The prominent public space at the heart of Alexander Ralston’s 1821 Mile Square, this circle was initially the site of the Governor’s Mansion. The area fell into decline in the 1850s, and in 1857 the building was demolished. In 1867 the city developed Circle Park in the then-derelict landscape, and in 1884 a statue of General Oliver Morton, fourteenth Governor of Indiana and an abolitionist, was erected in its center, oriented to face his enemies in the Confederate south.
In 1887 an international competition was announced to develop a monument honoring war veterans from Indiana. The Soldiers’ and Sailors’ Monument by German architect Bruno Schmitz was chosen, and it was dedicated in 1902. Surrounded by four lawn-covered quadrants with flowering shrubs along the perimeter, the approximately 300-square-foot monument and its setting include an obelisk composed of Indiana limestone and its elevated square base adorned with statuary on all sides, a stepped circular terrace, and accompanying water features. The second tallest monument in the U.S. when it was erected, Soldiers’ and Sailors’ is visible throughout much of downtown and is an iconic symbol of the city.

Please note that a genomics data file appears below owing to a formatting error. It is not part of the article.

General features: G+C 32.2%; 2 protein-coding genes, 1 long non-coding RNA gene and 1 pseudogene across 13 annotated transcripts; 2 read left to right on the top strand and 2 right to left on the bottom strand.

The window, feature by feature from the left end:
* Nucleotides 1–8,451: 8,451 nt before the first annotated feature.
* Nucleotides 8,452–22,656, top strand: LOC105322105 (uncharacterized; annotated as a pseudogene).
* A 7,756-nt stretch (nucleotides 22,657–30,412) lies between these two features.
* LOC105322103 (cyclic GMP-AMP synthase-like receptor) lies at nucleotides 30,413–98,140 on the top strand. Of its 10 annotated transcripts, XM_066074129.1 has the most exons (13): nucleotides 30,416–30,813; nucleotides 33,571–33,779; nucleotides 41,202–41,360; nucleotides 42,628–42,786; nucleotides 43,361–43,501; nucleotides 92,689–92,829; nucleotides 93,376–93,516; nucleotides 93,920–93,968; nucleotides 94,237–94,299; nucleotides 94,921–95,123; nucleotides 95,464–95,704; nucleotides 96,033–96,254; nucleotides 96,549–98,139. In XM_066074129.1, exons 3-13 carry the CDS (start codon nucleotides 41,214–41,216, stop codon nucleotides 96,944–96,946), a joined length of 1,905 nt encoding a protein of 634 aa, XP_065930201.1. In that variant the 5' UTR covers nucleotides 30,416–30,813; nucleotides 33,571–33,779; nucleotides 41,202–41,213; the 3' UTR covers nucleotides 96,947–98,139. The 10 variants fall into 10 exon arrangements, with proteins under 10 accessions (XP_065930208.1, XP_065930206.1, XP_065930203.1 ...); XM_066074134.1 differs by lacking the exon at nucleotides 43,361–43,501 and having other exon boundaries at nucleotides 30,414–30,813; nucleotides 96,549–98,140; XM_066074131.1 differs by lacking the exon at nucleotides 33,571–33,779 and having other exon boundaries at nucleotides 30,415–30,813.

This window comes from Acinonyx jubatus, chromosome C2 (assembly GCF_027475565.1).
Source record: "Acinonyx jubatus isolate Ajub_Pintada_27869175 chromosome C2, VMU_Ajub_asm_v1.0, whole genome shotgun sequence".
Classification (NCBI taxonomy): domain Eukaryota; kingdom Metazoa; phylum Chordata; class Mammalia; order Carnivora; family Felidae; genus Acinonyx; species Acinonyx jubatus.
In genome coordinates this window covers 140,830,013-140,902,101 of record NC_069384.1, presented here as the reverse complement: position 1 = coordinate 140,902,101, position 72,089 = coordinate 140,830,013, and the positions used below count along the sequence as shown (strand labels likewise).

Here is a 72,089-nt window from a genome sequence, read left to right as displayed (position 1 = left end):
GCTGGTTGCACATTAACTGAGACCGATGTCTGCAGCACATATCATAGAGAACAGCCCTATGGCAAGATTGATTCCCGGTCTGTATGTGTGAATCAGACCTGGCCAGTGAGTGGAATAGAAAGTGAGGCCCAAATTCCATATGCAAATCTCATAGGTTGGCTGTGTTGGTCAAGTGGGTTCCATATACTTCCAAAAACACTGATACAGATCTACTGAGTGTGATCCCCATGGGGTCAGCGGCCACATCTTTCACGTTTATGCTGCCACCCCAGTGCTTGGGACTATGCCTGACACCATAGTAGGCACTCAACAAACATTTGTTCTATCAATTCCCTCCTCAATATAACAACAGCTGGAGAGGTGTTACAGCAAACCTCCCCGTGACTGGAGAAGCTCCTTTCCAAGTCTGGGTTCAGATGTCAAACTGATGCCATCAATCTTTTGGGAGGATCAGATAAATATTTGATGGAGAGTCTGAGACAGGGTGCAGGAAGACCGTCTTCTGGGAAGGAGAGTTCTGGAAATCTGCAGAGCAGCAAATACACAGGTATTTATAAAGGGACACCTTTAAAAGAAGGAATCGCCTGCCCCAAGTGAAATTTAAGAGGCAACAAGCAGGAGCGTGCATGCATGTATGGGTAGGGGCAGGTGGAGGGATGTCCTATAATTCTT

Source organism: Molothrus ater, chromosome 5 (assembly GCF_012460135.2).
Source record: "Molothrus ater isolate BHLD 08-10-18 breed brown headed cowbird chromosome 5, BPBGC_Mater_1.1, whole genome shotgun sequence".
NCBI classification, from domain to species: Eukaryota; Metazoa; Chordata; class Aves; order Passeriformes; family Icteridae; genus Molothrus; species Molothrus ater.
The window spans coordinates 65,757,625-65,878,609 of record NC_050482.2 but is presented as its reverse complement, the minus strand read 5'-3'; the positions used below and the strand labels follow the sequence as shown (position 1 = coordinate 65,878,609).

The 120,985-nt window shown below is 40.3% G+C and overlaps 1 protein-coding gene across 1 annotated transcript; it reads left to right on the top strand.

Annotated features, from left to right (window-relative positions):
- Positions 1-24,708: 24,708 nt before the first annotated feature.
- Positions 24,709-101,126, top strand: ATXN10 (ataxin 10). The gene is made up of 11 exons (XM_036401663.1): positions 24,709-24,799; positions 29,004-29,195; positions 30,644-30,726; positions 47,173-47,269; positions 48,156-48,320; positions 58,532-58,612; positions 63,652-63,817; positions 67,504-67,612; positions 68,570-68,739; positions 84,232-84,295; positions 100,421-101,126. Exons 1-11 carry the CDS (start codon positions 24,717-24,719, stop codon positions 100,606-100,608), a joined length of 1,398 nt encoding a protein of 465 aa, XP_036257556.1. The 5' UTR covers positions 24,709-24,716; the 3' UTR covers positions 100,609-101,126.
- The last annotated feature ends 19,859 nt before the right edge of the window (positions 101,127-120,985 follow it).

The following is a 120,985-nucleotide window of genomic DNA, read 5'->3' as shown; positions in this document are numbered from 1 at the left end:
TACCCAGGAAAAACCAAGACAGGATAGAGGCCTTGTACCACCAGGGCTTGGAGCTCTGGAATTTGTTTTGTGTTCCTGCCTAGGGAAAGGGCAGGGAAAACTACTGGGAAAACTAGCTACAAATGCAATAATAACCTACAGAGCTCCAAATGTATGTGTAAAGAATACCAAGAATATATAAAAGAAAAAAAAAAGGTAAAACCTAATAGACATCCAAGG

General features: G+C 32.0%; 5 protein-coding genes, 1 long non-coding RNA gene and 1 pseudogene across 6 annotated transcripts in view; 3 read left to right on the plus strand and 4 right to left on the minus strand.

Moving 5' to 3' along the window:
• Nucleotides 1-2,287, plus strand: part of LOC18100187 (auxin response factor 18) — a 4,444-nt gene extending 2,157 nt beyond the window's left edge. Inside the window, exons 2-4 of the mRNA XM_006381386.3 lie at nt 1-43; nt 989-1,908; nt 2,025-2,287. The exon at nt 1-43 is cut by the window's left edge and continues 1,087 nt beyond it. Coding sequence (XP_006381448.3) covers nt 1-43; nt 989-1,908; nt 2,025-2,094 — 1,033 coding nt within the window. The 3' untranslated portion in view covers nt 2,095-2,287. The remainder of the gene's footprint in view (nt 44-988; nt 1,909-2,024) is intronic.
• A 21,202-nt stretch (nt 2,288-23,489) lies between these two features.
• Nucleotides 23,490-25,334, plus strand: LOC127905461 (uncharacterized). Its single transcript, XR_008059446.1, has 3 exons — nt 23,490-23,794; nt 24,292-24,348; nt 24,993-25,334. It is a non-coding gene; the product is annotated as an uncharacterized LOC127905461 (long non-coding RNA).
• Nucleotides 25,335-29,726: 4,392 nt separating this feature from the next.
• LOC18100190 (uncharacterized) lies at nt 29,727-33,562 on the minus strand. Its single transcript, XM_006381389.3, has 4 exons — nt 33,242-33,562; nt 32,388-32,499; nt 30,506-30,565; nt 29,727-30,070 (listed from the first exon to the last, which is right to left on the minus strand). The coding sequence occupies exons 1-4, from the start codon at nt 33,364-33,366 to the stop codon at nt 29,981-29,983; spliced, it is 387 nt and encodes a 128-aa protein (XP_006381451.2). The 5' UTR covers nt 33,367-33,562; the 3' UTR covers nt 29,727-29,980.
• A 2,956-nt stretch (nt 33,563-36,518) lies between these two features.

In 1977 landscape architects Jim Browning and Alan Day, of local firm Browning Day Mullins Dierdorf, redeveloped Monument Circle as a pedestrian-centric landscape. They reclaimed space formerly dedicated to automobile traffic, designing a curb-free plane of fully flush running bond brick paving radiating out from the monument to the building fronts. The monument and its historic furnishings were ringed with stone bollards adorned with circular finials and four arcs of honey locusts. The monument was listed in the National Register of Historic Places in 1973 and was added to the Indiana War Memorials Historic District in 2016.